Lehigh Valley TOPSoccer
Perhaps grass stains, a perpetual heap of dirty jerseys, and the overwhelming anxiety of literally becoming the “last picked for the team” are all rites of passage. Whether we were budding Beckhams, benchwarmers, or the one doing the laundry and cleaning up after muddy cleats, in some way or another, we’ve all been there, right?
All of us, that is, except for those of us who have special needs. When South Whitehall Township residents C.B. Ananthan and his wife, Lata, looked around to give their 6 year-old Ajai son that experience – of being part of a team, learning a sport, and maybe even scoring a goal – they came up empty.
“I think of Lehigh Valley TOPSoccer as a sanctuary for children with special needs,”
– C.B. Ananthan
Not because there are a shortage of soccer teams, but because their son is on the autism spectrum, and there were no options open to him. According to the U.S. Centers for Disease Control and Prevention, 1 in 68 children has Autism Spectrum Disorder. The term “spectrum” refers to the complex and wide range of symptoms, skills, and levels of impairment in social, behavioral, or cognitive areas.
“There was not a single soccer program where my son could be enrolled,” C.B. Ananthan says. “That was the inspiration for me and my wife to start [a soccer] program dedicated entirely to serving children with special needs and disabilities.”
Determined to give Ajai the chance to play and, realizing there must be other children and parents in the same position, the couple started Lehigh Valley TOPSoccer (The Outreach Program for Soccer) in 2006. The soccer program brings the opportunity of learning and playing soccer to boys and girls who have an intellectual or physical disability, but there is no age limit – players have been as young as 4 and as old as 24. The focus is on development, training, and meaningful participation, not competition.
“Children with disabilities are the most vulnerable constituents in our communities,” Ananthan says. “Responsible and caring adults must step up to advocate on behalf of these children.”
Since 2006, nearly 300 children with special needs have participated in TOPSoccer. An average of 25-35 children are enrolled per season, and they meet up on Saturday afternoons to kick around. In the spring and fall, they play at the Lehigh County Sports Fields in South Whitehall Township thanks to Lehigh County, and in the winter, they play on an indoor turf at the Lou Ramos Center in Allentown, thanks to Lehigh Valley United.
According to Ananthan, many other parents came to TOPSoccer after less than rewarding experiences with typical recreational soccer programs. These programs usually involved the children being excluded in some way, ultimately forcing the parents to pull their children out of the program.
“Virtually every soccer club or program in the Lehigh Valley caters exclusively to children who are neuro-typical and who are physically able,” Ananthan says.
In addition to children with Autism Spectrum Disorder, TOPSoccer caters to children with Down Syndrome, Cerebral Palsy, as well as other intellectual or physical disabilities.
“I think of [Lehigh Valley TOPSoccer] as a sanctuary for children with special needs,” Ananthan says.
The benefits of meaningfully participating in a team-based sport or activity transcend hours on the field, offering more overall confidence, better grades, and healthy social relationships. TOPSoccer players are no exception to this, with parents routinely reporting that their child’s self-esteem has not only improved after they started playing soccer, but that it has also carried over to other areas, such as in school and in the community.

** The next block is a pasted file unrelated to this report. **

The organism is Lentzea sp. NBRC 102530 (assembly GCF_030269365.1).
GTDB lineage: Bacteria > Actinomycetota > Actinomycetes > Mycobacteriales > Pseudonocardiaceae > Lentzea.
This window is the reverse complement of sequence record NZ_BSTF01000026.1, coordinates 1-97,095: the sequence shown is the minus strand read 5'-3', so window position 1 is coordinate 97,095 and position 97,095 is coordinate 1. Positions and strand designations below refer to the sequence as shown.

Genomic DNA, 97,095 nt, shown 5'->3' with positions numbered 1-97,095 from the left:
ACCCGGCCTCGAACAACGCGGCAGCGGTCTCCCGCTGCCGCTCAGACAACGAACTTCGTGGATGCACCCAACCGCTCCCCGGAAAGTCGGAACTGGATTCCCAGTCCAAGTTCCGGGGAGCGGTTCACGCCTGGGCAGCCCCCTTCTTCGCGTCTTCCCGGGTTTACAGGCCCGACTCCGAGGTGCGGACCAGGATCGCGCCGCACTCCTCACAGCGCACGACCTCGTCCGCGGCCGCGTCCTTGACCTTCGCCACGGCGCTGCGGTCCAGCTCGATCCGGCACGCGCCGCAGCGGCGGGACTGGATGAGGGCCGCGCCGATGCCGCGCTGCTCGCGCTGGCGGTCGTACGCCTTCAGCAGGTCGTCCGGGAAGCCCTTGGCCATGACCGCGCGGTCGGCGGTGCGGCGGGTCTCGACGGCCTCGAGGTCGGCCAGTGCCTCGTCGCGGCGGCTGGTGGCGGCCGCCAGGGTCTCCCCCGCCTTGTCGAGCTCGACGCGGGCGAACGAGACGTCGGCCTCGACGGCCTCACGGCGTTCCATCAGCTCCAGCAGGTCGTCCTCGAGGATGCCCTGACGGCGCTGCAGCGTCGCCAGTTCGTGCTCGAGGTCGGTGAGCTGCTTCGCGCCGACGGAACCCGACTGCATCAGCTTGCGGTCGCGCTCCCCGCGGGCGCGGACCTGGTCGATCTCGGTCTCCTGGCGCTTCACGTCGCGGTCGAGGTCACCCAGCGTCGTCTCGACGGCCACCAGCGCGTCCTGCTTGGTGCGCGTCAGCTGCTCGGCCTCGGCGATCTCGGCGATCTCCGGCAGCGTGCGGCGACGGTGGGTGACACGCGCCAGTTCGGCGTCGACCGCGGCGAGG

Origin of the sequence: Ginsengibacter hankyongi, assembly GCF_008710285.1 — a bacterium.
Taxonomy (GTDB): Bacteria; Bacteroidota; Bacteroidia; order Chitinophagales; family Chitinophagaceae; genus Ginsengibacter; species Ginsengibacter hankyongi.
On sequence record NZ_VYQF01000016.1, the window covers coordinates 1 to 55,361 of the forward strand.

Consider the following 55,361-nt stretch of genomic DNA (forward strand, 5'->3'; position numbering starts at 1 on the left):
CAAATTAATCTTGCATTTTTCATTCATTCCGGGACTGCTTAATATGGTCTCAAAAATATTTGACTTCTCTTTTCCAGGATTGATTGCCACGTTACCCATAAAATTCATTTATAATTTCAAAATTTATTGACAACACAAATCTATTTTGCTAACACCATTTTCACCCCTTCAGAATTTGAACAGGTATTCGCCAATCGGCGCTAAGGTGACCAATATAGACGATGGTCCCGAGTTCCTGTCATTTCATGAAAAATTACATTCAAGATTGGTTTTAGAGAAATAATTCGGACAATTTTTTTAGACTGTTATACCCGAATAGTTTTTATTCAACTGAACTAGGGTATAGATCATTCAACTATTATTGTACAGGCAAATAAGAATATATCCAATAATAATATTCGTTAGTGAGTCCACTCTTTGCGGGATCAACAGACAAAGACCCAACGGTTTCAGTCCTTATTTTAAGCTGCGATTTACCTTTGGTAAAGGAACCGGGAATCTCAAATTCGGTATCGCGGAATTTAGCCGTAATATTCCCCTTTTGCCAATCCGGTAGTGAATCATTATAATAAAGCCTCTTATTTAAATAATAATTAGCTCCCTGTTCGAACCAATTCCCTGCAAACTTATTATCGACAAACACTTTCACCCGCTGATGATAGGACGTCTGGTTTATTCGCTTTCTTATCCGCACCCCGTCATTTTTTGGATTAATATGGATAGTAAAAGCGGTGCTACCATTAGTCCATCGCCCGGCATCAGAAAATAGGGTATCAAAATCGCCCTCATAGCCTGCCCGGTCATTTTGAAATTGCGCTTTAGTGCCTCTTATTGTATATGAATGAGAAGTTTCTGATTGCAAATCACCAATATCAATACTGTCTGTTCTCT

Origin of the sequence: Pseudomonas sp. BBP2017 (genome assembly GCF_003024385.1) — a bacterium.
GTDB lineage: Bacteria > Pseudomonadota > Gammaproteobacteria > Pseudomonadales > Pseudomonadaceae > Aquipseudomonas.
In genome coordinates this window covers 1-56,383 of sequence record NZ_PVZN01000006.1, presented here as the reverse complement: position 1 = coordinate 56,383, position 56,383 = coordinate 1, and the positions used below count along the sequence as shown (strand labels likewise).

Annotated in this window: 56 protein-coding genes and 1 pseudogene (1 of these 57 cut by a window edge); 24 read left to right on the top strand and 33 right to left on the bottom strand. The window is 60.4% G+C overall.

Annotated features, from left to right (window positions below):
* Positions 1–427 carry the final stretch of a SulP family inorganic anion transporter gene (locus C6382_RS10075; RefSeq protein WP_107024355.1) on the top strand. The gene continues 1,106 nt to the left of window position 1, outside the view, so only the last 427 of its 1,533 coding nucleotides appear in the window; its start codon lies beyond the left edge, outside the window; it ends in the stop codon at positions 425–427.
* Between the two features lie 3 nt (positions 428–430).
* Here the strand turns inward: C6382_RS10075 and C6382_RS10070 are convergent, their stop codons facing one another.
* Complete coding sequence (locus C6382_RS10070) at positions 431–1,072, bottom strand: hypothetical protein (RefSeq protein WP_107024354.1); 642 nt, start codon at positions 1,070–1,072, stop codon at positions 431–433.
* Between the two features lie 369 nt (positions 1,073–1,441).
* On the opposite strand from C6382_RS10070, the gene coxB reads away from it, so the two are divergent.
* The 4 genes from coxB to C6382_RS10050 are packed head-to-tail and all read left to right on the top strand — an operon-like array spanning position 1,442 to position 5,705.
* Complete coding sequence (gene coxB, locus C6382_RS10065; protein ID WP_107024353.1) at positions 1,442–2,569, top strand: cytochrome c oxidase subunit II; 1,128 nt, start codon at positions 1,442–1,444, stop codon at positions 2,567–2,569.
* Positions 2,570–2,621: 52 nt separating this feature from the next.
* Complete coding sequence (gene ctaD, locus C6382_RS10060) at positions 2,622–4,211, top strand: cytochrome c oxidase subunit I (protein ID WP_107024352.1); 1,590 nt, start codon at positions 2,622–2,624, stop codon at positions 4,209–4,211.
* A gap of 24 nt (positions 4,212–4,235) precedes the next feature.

Unlike most literally goal-oriented soccer programs, TOPSoccer sheds all levels of stress surrounding the game until all that’s left is fun. Children are under no obligation to attend every session, there is no need for parents to keep track of deadlines, children can enroll as the season progresses, and there is no keeping score.
Rather than each session resulting in a “winner” and a “loser,” the heart of the game flourishes on the field with the organization’s program of individual soccer drills, emphasizing attention to ball control and physical movement, as well as mock scrimmages where every player gets a chance to score a goal.
“Many of the players in our TOPSoccer program require one-on-one assistance on the soccer field, and our volunteers and coaches provide this level of support,” Ananthan says. “Typical soccer programs [don’t].”
Another perk of the program is, of course, exercise. “Most of our players get more physical activity from one 1-hour TOPSoccer session than they do for the rest of the week,” Ananthan says.
For many children, TOPSoccer has given them a much-needed opportunity to meaningfully engage in recreational sports. For others, this has been a stepping stone. “A couple of our players have been able to transfer to typical soccer programs,” Ananthan says. His own son is now 16 years-old, and is maturing from a TOPSoccer player to a coaching assistant.
Although TOPSoccer brings new opportunities for children with special needs to the Valley, Ananthan hopes that this is only the beginning for inclusive sports programming. “Recreational opportunities for children with disabilities continue to be limited,” he says. “We have only scratched
Ananthan dreams of a future that includes an all-season recreation and sports facility in the area with an indoor soccer turf, basketball court, baseball field, swimming pool, and tennis courts dedicated to individuals with special needs and disabilities.
Until then, though, he simply loves watching young players have fun in an environment free of judgment, ranking, or competition. “When I see that, I feel vindicated,” he says.
To enroll your child in Lehigh Valley TOPSoccer or to get involved as a much-needed volunteer, call 610.391.1812 or visit lvtopsoccer.org.